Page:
Church leaders at Rockford First hired a professional design team and determined the church needed $100,000 to build a four-room facility to provide educational, physical, spiritual and sensory therapy in spaces replete with foam slides, iPad-guided Bible games, fiber-optic light threads, hammocks and more.
The team wondered how they would pull off such a financial campaign in the middle of summer, when attendance is typically low, but within five weeks, they met their goal—with an additional $10,000 to boot.
By Oct. 7, 2012, a year and a day after Paxton’s birth, the Champions Club opened at Rockford First. It is now one of several churches through the United States, Europe and the Middle East to offer this unique brand of ministry. Weekly, more than 30 children, from birth to age 12, are serviced in the Champion Club rooms at Rockford First by one-on-one volunteers.
Already it has proven to be a special blessing. One mother, who once was sent to the back of a restaurant so that her daughter (who wore a safety helmet) would not disturb patrons, was relieved to find the program.
DeWeerdt recalls that she told him, “This is the first time my daughter was treated like a princess.”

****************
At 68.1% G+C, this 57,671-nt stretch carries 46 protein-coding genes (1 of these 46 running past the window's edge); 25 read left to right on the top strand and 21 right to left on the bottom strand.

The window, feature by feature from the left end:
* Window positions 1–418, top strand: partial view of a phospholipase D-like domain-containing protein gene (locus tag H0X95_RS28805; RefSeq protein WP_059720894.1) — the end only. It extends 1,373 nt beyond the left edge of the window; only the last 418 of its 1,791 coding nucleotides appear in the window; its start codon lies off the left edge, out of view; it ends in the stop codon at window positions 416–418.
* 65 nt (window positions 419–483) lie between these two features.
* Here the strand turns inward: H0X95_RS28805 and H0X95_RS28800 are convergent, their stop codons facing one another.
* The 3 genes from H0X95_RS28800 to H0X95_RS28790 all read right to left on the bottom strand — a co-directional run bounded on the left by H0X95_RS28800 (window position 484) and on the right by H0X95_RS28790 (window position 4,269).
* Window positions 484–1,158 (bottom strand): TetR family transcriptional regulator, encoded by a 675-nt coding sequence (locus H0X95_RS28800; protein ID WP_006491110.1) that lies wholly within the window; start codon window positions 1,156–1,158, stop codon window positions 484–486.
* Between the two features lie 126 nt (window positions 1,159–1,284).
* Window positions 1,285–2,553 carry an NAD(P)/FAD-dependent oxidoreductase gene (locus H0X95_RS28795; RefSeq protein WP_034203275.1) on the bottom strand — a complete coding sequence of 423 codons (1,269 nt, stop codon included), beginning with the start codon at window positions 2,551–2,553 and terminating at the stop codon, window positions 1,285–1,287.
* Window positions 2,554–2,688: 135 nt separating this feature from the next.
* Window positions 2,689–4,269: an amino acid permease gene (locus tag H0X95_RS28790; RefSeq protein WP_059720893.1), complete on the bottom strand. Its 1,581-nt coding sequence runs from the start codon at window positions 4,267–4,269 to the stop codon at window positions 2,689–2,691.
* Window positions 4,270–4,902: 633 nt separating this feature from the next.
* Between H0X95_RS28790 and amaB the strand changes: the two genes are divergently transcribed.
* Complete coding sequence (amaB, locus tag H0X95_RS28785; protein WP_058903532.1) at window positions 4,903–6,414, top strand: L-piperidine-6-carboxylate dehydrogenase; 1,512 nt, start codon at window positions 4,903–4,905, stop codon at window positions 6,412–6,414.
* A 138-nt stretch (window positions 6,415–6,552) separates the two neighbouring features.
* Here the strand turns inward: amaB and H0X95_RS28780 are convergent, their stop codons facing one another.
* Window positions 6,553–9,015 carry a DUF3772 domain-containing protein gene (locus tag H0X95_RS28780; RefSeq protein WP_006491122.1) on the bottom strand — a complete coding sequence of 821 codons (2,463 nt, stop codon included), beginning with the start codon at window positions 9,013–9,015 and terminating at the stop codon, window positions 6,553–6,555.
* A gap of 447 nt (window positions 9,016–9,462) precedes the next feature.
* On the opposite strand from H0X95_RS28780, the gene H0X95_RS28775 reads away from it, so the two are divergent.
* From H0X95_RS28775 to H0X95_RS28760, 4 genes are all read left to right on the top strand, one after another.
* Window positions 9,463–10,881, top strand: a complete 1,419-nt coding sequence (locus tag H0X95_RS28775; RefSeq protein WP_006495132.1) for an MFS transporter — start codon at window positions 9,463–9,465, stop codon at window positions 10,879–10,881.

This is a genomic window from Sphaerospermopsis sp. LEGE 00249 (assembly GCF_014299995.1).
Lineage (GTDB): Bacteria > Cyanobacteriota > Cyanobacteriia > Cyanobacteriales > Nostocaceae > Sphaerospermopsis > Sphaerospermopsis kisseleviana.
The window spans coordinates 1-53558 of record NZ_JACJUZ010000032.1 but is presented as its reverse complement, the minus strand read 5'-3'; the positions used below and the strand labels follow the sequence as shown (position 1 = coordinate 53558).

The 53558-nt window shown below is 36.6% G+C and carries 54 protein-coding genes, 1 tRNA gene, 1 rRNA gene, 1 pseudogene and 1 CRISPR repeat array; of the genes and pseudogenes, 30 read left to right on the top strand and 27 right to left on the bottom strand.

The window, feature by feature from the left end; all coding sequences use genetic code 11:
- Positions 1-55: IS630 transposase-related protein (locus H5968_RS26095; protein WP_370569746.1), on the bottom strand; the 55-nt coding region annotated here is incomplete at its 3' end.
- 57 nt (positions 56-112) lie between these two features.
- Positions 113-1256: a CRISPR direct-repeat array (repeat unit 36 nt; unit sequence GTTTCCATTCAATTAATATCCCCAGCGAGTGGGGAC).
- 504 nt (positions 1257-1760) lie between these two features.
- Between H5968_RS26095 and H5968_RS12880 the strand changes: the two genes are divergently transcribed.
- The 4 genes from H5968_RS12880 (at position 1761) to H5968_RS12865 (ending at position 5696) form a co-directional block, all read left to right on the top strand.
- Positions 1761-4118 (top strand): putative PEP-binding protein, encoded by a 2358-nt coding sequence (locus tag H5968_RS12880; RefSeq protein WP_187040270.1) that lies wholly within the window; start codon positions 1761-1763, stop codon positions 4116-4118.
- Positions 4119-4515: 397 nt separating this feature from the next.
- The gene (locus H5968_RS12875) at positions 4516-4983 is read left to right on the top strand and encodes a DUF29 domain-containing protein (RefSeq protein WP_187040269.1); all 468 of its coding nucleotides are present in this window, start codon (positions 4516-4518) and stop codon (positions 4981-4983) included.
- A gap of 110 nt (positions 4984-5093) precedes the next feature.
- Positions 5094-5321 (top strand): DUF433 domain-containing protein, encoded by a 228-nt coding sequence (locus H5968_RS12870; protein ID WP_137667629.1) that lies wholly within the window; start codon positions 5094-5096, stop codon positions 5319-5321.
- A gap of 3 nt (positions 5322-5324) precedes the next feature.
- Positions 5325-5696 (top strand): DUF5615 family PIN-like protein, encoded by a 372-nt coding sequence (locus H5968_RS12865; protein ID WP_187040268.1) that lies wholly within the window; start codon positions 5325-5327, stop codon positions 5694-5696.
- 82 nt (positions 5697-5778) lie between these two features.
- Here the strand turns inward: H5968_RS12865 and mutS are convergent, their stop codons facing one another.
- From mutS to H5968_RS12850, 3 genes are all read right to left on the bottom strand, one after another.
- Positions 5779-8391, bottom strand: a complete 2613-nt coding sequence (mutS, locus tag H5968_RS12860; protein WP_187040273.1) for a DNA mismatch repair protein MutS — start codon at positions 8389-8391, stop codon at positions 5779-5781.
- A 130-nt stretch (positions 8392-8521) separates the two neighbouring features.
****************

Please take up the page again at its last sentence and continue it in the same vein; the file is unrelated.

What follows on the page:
“When you have a child with special needs,” he explains, “you might get a look or glance. But at the Champions Club, they are accepted with a smile and made to feel like a VIP.”
Jen says church members love to volunteer for the program, and a fifth room in the space is scheduled to be built soon for teens with special needs. The DeWeerdts are now looking to extend the ministry to the greater community and to partner with local organizations to reach other families.
All in His Plan
“Looking back now, Paxton’s changed thousands of people,” says Jen, who shares many of Paxton’s cute moments with other mothers of kids with special needs—some as far as Poland—via Instagram.
Brothers Caden and Connor have also fully embraced Paxton and work heartily in ministry with their parents and the Champions Club.
“They have become much more passionate people,” their dad says of the two brothers. “They’ll notice if another family has a child with special needs. Their bandwidth of compassion has grown.”
Grappling with what being parents to a child with special needs meant for them, the DeWeerdts sought the Lord—and the revelation is still very fresh. Just the mention of their son now floods both parents with emotion. Their faces burn red with a love so deep they can't even put it into words. Full of emotion, Jen says, “I call him the most divine thing that I’ve been a part of.”
“It’s damaged and challenged people who give hope to the world,” Jeremy says. “I used to hold up a sign at church that said, ‘No perfect people allowed.’ Well, we don’t look like perfect people or act perfect. This whole six years of ministry has been divinely orchestrated by God, and it’s so much bigger than us.”
Lisa Jones Townsel is a freelance writer and editor based in the Chicago area.